The Mariners announced Wednesday that they’ve declined catcher Miguel Olivo’s $3 million option for 2013 and that they’ve released shortstop Munenori Kawasaki.
Olivo should have been cast out of Seattle’s plans as 2012 went along, but he was still playing about half of the time down the stretch. He ended up hitting .222/.239/.381 with 12 homers and 29 RBI in 315 at-bats.
My favorite part of Olivo’s season was the fact that he walked three times in the 18-inning game against the Orioles on Sept. 18. Those were his only walks of the entire second half. He finished with seven on the year.
The 31-year-old Kawasaki signed a minor league deal with the Mariners because he wanted to play with Ichiro Suzuki and then gained a little notoriety for his dugout dance moves. He ended up hitting .192/.257/.202 in 104 at-bats. It’d probably be for the best if he returned to Japan to continue his career, but at least we’ll have something to remember him by:
Rick Morissey of the Chicago Sun-Times published an article on Sunday giving a bit of insight into Cubs president of baseball operations Theo Epstein. When Epsten was younger, he dabbled in sportswriting, but quickly realized the trade wasn’t for him.
As Morissey details, when Epstein was 19 years old writing for Yale’s student newspaper, he wrote an article suggesting the school’s football coach should be fired during what would become a 3-7 season. Epstein was told during the meeting that one writer would defend the coach and one would call for his job. “It was a lesson in the way that the world of journalism sometimes works. It was an eye-opener for me. I regret it, and I’ve happily moved on.”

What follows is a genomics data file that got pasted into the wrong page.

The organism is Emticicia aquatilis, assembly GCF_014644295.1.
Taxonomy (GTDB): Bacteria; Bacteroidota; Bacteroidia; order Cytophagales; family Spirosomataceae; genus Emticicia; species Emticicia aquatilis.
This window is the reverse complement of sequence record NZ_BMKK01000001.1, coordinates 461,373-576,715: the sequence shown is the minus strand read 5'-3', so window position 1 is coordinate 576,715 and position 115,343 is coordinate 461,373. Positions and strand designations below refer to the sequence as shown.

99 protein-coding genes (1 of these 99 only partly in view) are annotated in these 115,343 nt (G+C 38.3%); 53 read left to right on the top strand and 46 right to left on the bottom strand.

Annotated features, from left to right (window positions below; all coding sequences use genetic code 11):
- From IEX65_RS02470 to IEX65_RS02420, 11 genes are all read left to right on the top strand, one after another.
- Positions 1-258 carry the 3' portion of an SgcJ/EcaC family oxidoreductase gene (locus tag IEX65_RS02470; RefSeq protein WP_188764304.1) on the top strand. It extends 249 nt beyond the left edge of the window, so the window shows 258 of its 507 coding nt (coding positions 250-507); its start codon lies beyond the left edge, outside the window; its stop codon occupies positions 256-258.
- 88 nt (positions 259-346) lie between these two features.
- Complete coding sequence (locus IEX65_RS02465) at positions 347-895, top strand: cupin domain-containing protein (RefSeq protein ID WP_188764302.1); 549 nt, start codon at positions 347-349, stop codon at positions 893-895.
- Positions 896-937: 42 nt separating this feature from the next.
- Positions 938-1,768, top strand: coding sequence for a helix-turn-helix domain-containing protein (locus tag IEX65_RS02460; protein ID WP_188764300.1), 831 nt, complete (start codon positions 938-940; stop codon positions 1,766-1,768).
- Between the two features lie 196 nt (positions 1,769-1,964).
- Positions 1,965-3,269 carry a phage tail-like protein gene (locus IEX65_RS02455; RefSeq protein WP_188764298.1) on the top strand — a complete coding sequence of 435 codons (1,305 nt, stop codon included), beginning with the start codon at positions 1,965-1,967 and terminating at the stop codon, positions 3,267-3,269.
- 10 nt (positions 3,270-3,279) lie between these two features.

Epstein continued, “I realized I didn’t want to be a sportswriter when I was interning with the Orioles back in ’92, ’93, ’94. I did do a lot of media-relations stuff, and I saw that the life of a sportswriter is pretty lonely. You kind of work by yourself, sit there by yourself in the press box, go back to the hotel bar. Not to generalize.” He added, “But I really respect writing and respect sportswriters.”
He’s not wrong, and he seems to have found his calling as a front office executive. His Cubs are back in the World Series for the first time since 1945.
Indians second baseman Jason Kipnis tweeted on Sunday, “Got a little too close to [Francisco Lindor] during the celebration!! Freak accident but should be good to go by Tuesday! #cantkeepmeoutofthisgame!”
Per MLB.com’s Jordan Bastian, manager Terry Francona said Kipnis is dealing with a low ankle sprain, but he’s expected to be ready to go when the World Series begins on Tuesday. Kipnis went through fielding drills on Sunday.
Kipnis is hitting .167/.219/.367 with a pair of homers and four RBI in eight games this postseason.